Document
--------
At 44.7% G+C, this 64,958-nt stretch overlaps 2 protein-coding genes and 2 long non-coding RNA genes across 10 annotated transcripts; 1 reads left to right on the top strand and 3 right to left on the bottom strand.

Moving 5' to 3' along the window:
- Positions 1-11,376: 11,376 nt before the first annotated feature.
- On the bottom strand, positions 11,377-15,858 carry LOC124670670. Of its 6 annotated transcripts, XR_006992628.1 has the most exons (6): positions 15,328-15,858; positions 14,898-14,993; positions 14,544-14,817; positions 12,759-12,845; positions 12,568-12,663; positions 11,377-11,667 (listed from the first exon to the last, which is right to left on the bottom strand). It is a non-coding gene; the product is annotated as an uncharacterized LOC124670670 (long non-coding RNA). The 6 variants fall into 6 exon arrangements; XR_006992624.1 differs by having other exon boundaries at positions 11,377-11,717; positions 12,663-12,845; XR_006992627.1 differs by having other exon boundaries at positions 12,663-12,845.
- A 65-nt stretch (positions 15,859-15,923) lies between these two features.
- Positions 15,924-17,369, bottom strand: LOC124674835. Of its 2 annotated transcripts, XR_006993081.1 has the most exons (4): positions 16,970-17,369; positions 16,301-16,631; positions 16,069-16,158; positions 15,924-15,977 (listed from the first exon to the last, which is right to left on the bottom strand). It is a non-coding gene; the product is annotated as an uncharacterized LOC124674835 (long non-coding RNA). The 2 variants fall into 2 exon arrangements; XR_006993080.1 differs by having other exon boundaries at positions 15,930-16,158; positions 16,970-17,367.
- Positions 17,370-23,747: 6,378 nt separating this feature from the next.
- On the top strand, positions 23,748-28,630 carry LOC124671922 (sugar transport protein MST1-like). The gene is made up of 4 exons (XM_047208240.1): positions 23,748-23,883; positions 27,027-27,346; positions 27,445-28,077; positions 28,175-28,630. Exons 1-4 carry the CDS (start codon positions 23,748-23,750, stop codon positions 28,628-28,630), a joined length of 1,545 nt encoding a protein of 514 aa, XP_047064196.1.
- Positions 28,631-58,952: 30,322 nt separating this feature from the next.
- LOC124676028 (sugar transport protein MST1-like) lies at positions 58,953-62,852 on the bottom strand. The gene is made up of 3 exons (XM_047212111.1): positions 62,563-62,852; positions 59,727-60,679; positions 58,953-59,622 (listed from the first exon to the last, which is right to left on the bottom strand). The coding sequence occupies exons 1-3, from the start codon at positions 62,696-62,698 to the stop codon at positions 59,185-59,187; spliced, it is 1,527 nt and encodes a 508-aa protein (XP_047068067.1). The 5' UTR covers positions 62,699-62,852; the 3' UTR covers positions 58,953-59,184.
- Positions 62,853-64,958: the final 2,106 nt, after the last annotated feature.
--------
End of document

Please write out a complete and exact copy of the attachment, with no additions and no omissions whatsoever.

At 44.7% G+C, this 64,958-nt stretch overlaps 2 protein-coding genes and 2 long non-coding RNA genes across 10 annotated transcripts; 1 reads left to right on the top strand and 3 right to left on the bottom strand.

Moving 5' to 3' along the window:
- Positions 1-11,376: 11,376 nt before the first annotated feature.
- On the bottom strand, positions 11,377-15,858 carry LOC124670670. Of its 6 annotated transcripts, XR_006992628.1 has the most exons (6): positions 15,328-15,858; positions 14,898-14,993; positions 14,544-14,817; positions 12,759-12,845; positions 12,568-12,663; positions 11,377-11,667 (listed from the first exon to the last, which is right to left on the bottom strand). It is a non-coding gene; the product is annotated as an uncharacterized LOC124670670 (long non-coding RNA). The 6 variants fall into 6 exon arrangements; XR_006992624.1 differs by having other exon boundaries at positions 11,377-11,717; positions 12,663-12,845; XR_006992627.1 differs by having other exon boundaries at positions 12,663-12,845.
- A 65-nt stretch (positions 15,859-15,923) lies between these two features.
- Positions 15,924-17,369, bottom strand: LOC124674835. Of its 2 annotated transcripts, XR_006993081.1 has the most exons (4): positions 16,970-17,369; positions 16,301-16,631; positions 16,069-16,158; positions 15,924-15,977 (listed from the first exon to the last, which is right to left on the bottom strand). It is a non-coding gene; the product is annotated as an uncharacterized LOC124674835 (long non-coding RNA). The 2 variants fall into 2 exon arrangements; XR_006993080.1 differs by having other exon boundaries at positions 15,930-16,158; positions 16,970-17,367.
- Positions 17,370-23,747: 6,378 nt separating this feature from the next.
- On the top strand, positions 23,748-28,630 carry LOC124671922 (sugar transport protein MST1-like). The gene is made up of 4 exons (XM_047208240.1): positions 23,748-23,883; positions 27,027-27,346; positions 27,445-28,077; positions 28,175-28,630. Exons 1-4 carry the CDS (start codon positions 23,748-23,750, stop codon positions 28,628-28,630), a joined length of 1,545 nt encoding a protein of 514 aa, XP_047064196.1.
- Positions 28,631-58,952: 30,322 nt separating this feature from the next.
- LOC124676028 (sugar transport protein MST1-like) lies at positions 58,953-62,852 on the bottom strand. The gene is made up of 3 exons (XM_047212111.1): positions 62,563-62,852; positions 59,727-60,679; positions 58,953-59,622 (listed from the first exon to the last, which is right to left on the bottom strand). The coding sequence occupies exons 1-3, from the start codon at positions 62,696-62,698 to the stop codon at positions 59,185-59,187; spliced, it is 1,527 nt and encodes a 508-aa protein (XP_047068067.1). The 5' UTR covers positions 62,699-62,852; the 3' UTR covers positions 58,953-59,184.
- Positions 62,853-64,958: the final 2,106 nt, after the last annotated feature.